"on acottut of the tariil." Inter
An Eccentric Divine Who Was Given to
Modern congregations, which often
feel themselves free to criticise and
condemn their ministers for very slight
offenses, would he ill at case, no doubt,
if the old-time authority of pastors
over their flock were restored, says the
Youth's Comjinnion. In the old-fashioned
days, two centuries ago, it was
the custom for the minister to criticise
and sometimes to harass his congrega
tion, instead of permitting himself to
be harrassed by them. Some stories
told of an eccentric divine in Bristol,
Eng., illustrates this.
This clerg3 man was given to preach
ing very long sermons so long that
his congregation finally made a formal
remonstrance. He assured them that
he would take the matter into consid
eration. Next Sunday, when the hour came
for the sermon, the pastor announced
that he would give them a "short sub
ject." His text, he said, was from Luke
xviii, 8 "Neverthless."
He began to preach, and the sermon
had already been half an hour longer
than usual when he said:
"And now I know you are all fret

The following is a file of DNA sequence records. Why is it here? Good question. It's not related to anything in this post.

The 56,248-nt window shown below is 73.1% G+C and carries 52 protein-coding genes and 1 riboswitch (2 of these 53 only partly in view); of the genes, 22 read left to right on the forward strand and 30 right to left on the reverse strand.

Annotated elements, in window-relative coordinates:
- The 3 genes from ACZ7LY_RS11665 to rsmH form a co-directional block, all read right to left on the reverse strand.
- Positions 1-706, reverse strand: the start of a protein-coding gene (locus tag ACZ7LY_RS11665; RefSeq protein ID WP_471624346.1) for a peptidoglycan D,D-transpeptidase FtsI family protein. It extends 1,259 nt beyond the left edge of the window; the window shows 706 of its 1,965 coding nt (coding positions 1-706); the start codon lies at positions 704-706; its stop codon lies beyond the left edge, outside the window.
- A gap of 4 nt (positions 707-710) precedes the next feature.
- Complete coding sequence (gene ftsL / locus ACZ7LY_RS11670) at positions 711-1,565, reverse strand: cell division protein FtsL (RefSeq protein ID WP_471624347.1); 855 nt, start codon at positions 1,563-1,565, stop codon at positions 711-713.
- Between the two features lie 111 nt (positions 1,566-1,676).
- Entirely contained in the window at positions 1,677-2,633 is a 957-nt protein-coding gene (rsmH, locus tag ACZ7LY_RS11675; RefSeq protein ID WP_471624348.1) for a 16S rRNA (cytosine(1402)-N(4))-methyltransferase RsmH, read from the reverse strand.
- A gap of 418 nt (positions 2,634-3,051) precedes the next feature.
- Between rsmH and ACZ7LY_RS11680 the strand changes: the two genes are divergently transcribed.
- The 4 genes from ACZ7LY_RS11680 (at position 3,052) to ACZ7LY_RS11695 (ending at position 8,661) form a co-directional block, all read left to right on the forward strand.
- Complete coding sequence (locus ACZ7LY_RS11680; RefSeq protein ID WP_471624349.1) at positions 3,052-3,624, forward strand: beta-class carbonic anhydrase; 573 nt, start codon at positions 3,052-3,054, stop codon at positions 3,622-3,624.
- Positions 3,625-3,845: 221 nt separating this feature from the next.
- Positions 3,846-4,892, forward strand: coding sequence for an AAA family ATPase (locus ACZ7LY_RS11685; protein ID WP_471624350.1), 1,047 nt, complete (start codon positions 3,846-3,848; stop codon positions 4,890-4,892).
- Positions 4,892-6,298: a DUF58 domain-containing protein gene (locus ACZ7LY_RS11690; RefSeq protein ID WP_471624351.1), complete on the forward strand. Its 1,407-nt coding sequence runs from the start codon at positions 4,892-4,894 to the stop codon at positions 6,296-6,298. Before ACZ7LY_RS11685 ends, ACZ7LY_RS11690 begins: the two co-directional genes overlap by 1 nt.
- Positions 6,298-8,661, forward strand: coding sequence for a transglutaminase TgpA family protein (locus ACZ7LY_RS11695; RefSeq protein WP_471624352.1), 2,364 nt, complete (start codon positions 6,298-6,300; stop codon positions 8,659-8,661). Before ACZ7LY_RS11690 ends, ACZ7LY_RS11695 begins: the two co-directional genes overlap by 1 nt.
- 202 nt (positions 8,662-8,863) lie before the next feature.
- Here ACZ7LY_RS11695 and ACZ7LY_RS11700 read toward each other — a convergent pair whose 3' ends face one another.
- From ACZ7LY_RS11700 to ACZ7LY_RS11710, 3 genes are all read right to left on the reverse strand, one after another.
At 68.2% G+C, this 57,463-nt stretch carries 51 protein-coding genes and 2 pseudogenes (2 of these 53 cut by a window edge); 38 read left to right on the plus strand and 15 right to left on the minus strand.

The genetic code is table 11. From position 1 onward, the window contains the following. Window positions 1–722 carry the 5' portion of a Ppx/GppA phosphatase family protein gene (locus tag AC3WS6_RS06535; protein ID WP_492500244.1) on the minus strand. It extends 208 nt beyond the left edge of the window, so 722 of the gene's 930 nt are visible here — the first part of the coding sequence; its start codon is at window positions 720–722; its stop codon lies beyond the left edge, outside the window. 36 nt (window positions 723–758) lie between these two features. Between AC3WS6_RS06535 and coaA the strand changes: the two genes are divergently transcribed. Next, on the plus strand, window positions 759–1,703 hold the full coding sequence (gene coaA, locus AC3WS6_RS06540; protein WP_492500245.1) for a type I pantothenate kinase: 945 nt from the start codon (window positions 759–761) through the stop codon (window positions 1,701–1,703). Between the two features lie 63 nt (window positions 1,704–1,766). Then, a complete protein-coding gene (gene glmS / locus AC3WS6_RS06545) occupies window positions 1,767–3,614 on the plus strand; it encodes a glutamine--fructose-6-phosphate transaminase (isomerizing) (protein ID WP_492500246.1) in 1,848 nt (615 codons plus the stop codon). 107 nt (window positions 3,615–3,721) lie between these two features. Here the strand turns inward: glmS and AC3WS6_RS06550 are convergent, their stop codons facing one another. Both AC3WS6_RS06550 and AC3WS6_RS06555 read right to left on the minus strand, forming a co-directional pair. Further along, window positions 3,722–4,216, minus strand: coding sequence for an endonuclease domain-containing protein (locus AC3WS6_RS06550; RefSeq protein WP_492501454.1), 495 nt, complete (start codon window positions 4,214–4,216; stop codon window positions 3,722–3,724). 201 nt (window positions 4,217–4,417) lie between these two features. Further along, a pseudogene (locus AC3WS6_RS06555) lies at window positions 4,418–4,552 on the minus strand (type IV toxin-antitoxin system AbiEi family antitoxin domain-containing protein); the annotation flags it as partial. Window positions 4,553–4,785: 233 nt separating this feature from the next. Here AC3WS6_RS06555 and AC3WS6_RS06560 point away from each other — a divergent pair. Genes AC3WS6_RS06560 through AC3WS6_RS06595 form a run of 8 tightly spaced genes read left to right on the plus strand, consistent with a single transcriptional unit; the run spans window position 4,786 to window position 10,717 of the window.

ting and grumbling because vour din
ners are spoiling at home, but never
theless I shall go on."
At last complaint was made to the
liishop against the clergyman's "ridi
culous manner of preaching." and the
personal remarks which he introduced
into his sermons. The Archdeacon and
the Bishop's Chaplain were directed to
go secretly to the church, and bring a
faithful report to the Bishop of what
The clergyman, in spite of their
secrecy, got wind of their presence and
errand, and preached from Genesis
xlii., 9: "Ye are spies; to see the
nakedness of the land ye are come."
The sermon, it is said, was so in
genious and forcible that a good re
port of it was carried to the Bishop,
and for that time the pastor triumphed
over his enemies.
Finally, however matters went so
far that the clergyman one day came
to blows with several of his parishion
ers, and conquered them all, giving
them a severe drubbing. Next Sun